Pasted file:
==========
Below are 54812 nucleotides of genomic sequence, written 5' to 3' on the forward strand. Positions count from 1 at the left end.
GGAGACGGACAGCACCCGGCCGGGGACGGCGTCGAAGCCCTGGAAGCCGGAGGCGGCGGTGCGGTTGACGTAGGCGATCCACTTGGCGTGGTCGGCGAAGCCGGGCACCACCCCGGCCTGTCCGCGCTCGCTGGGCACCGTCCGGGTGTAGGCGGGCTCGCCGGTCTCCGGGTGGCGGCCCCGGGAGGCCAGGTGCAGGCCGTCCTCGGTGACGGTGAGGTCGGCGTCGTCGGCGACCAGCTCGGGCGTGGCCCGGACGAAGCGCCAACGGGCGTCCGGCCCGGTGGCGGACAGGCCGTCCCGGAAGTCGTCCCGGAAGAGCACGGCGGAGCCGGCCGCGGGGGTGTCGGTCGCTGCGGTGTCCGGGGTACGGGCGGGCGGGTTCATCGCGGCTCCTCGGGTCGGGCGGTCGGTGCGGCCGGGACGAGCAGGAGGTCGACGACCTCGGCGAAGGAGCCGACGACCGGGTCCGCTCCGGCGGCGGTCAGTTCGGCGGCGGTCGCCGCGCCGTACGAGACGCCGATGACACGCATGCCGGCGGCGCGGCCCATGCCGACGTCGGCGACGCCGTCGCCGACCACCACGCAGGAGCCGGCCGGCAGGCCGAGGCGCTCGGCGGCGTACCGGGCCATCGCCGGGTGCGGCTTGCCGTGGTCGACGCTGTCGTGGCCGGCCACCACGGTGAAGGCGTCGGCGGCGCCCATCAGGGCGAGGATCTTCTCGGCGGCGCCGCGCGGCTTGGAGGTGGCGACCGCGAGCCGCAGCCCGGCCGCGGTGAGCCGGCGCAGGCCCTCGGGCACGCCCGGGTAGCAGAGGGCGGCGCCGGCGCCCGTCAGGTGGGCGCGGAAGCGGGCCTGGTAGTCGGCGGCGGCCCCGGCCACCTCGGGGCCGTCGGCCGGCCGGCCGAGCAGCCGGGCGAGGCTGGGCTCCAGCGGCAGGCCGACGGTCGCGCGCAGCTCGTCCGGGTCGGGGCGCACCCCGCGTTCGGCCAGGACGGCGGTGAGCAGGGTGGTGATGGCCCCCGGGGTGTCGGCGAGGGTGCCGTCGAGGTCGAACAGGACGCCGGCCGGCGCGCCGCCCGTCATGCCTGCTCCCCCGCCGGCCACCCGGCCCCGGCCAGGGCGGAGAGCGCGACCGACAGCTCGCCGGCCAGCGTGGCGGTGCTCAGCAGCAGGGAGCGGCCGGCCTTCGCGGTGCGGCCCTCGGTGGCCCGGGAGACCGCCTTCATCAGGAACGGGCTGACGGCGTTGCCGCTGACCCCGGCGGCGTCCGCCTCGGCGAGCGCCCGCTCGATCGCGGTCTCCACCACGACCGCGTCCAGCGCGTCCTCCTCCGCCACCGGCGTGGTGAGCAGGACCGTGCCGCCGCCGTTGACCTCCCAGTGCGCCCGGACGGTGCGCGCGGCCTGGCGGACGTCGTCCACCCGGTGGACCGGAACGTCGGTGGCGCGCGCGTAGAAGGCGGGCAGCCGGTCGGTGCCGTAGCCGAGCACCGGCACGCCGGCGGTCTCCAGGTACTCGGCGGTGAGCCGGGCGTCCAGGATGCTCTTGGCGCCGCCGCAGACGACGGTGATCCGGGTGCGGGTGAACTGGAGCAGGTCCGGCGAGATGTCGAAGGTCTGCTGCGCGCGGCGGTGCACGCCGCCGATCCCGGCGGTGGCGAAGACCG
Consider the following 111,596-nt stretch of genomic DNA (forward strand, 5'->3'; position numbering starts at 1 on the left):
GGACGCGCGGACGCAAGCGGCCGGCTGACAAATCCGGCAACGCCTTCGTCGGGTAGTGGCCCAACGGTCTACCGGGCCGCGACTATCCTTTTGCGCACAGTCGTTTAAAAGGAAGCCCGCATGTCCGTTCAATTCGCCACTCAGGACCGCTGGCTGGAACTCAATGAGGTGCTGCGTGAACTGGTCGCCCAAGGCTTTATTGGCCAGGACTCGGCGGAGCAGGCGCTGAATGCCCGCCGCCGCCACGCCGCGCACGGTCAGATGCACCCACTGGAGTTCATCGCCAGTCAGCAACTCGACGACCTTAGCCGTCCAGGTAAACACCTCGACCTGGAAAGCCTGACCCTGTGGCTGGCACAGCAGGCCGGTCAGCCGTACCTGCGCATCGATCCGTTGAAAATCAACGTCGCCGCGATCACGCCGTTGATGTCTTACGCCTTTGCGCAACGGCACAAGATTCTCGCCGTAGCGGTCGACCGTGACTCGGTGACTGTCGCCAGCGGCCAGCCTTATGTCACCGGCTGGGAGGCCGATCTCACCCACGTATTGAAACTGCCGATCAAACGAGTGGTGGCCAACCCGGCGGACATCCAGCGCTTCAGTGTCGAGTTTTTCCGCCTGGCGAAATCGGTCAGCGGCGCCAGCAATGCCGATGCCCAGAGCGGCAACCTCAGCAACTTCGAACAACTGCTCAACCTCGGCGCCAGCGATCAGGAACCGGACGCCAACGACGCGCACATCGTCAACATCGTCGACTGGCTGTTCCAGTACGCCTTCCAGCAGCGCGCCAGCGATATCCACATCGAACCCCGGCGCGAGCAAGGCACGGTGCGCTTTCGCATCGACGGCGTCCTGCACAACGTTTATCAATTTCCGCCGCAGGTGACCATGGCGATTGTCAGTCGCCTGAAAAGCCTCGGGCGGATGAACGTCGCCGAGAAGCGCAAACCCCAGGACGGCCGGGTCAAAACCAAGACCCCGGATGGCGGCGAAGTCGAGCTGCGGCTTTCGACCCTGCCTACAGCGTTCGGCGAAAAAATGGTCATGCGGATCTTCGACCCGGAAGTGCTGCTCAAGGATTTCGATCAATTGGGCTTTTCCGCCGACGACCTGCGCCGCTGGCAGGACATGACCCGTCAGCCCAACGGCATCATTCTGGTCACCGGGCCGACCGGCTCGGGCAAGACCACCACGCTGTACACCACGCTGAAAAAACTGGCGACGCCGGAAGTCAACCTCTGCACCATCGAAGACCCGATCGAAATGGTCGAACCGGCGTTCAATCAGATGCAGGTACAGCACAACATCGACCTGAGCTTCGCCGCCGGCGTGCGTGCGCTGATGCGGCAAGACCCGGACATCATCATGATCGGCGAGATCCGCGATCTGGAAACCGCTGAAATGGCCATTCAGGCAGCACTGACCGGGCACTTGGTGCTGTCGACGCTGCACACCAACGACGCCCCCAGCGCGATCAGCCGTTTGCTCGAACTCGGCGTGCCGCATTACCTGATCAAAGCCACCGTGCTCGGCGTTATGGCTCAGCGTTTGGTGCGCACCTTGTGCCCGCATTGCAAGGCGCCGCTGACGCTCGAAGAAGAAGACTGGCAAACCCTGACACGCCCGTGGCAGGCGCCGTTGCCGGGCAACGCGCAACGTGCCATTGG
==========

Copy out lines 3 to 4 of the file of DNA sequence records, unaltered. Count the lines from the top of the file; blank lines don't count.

Consider the following 111,596-nt stretch of genomic DNA (forward strand, 5'->3'; position numbering starts at 1 on the left):
GGACGCGCGGACGCAAGCGGCCGGCTGACAAATCCGGCAACGCCTTCGTCGGGTAGTGGCCCAACGGTCTACCGGGCCGCGACTATCCTTTTGCGCACAGTCGTTTAAAAGGAAGCCCGCATGTCCGTTCAATTCGCCACTCAGGACCGCTGGCTGGAACTCAATGAGGTGCTGCGTGAACTGGTCGCCCAAGGCTTTATTGGCCAGGACTCGGCGGAGCAGGCGCTGAATGCCCGCCGCCGCCACGCCGCGCACGGTCAGATGCACCCACTGGAGTTCATCGCCAGTCAGCAACTCGACGACCTTAGCCGTCCAGGTAAACACCTCGACCTGGAAAGCCTGACCCTGTGGCTGGCACAGCAGGCCGGTCAGCCGTACCTGCGCATCGATCCGTTGAAAATCAACGTCGCCGCGATCACGCCGTTGATGTCTTACGCCTTTGCGCAACGGCACAAGATTCTCGCCGTAGCGGTCGACCGTGACTCGGTGACTGTCGCCAGCGGCCAGCCTTATGTCACCGGCTGGGAGGCCGATCTCACCCACGTATTGAAACTGCCGATCAAACGAGTGGTGGCCAACCCGGCGGACATCCAGCGCTTCAGTGTCGAGTTTTTCCGCCTGGCGAAATCGGTCAGCGGCGCCAGCAATGCCGATGCCCAGAGCGGCAACCTCAGCAACTTCGAACAACTGCTCAACCTCGGCGCCAGCGATCAGGAACCGGACGCCAACGACGCGCACATCGTCAACATCGTCGACTGGCTGTTCCAGTACGCCTTCCAGCAGCGCGCCAGCGATATCCACATCGAACCCCGGCGCGAGCAAGGCACGGTGCGCTTTCGCATCGACGGCGTCCTGCACAACGTTTATCAATTTCCGCCGCAGGTGACCATGGCGATTGTCAGTCGCCTGAAAAGCCTCGGGCGGATGAACGTCGCCGAGAAGCGCAAACCCCAGGACGGCCGGGTCAAAACCAAGACCCCGGATGGCGGCGAAGTCGAGCTGCGGCTTTCGACCCTGCCTACAGCGTTCGGCGAAAAAATGGTCATGCGGATCTTCGACCCGGAAGTGCTGCTCAAGGATTTCGATCAATTGGGCTTTTCCGCCGACGACCTGCGCCGCTGGCAGGACATGACCCGTCAGCCCAACGGCATCATTCTGGTCACCGGGCCGACCGGCTCGGGCAAGACCACCACGCTGTACACCACGCTGAAAAAACTGGCGACGCCGGAAGTCAACCTCTGCACCATCGAAGACCCGATCGAAATGGTCGAACCGGCGTTCAATCAGATGCAGGTACAGCACAACATCGACCTGAGCTTCGCCGCCGGCGTGCGTGCGCTGATGCGGCAAGACCCGGACATCATCATGATCGGCGAGATCCGCGATCTGGAAACCGCTGAAATGGCCATTCAGGCAGCACTGACCGGGCACTTGGTGCTGTCGACGCTGCACACCAACGACGCCCCCAGCGCGATCAGCCGTTTGCTCGAACTCGGCGTGCCGCATTACCTGATCAAAGCCACCGTGCTCGGCGTTATGGCTCAGCGTTTGGTGCGCACCTTGTGCCCGCATTGCAAGGCGCCGCTGACGCTCGAAGAAGAAGACTGGCAAACCCTGACACGCCCGTGGCAGGCGCCGTTGCCGGGCAACGCGCAACGTGCCATTGG